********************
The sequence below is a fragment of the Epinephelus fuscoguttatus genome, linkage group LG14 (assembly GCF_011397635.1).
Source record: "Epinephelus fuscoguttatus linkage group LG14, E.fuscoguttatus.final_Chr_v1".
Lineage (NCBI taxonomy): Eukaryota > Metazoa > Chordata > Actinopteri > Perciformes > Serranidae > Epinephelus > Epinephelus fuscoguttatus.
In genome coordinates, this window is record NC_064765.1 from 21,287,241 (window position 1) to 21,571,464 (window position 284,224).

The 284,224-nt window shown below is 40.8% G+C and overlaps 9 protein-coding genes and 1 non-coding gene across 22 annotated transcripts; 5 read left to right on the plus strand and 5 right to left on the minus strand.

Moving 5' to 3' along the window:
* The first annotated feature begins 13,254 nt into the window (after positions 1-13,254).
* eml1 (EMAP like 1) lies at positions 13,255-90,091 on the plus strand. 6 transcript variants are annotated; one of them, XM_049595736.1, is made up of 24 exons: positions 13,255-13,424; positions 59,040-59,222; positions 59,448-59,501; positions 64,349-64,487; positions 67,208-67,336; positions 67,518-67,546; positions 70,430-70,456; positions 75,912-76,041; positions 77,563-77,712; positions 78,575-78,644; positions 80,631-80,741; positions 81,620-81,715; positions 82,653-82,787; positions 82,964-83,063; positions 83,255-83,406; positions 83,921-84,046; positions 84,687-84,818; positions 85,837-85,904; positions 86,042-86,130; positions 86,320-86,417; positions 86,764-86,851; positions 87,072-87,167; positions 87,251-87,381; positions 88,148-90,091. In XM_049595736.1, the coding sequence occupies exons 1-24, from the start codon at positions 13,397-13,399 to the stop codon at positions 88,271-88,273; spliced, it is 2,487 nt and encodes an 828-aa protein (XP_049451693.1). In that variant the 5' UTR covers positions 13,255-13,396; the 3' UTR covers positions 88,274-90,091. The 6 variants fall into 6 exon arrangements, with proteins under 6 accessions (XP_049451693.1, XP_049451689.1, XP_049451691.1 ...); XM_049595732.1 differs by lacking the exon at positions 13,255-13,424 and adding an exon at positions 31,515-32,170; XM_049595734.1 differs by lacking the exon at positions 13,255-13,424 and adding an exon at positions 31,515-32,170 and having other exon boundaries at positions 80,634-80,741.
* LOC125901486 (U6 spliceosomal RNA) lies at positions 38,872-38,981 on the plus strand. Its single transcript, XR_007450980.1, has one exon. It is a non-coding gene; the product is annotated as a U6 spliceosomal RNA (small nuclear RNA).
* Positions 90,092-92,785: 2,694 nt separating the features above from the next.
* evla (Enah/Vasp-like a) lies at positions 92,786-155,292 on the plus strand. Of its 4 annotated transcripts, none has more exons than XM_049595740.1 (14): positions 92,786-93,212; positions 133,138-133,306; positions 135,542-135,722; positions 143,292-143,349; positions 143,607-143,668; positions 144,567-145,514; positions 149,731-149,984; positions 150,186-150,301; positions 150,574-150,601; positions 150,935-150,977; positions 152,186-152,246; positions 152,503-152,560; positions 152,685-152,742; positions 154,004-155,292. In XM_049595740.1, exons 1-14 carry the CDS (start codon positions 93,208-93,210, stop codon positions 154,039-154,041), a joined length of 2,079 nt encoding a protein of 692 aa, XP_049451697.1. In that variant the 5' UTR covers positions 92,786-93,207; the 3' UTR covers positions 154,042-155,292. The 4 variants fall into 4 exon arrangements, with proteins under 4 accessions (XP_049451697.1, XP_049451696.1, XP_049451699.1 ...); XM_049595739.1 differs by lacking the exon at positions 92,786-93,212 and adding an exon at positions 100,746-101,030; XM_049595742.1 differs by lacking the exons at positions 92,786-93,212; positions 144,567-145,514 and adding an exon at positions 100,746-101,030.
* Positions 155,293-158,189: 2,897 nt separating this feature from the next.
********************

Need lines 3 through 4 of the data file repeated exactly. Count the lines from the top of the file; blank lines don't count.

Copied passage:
Lineage (NCBI taxonomy): Eukaryota > Metazoa > Chordata > Actinopteri > Perciformes > Serranidae > Epinephelus > Epinephelus fuscoguttatus.
In genome coordinates, this window is record NC_064765.1 from 21,287,241 (window position 1) to 21,571,464 (window position 284,224).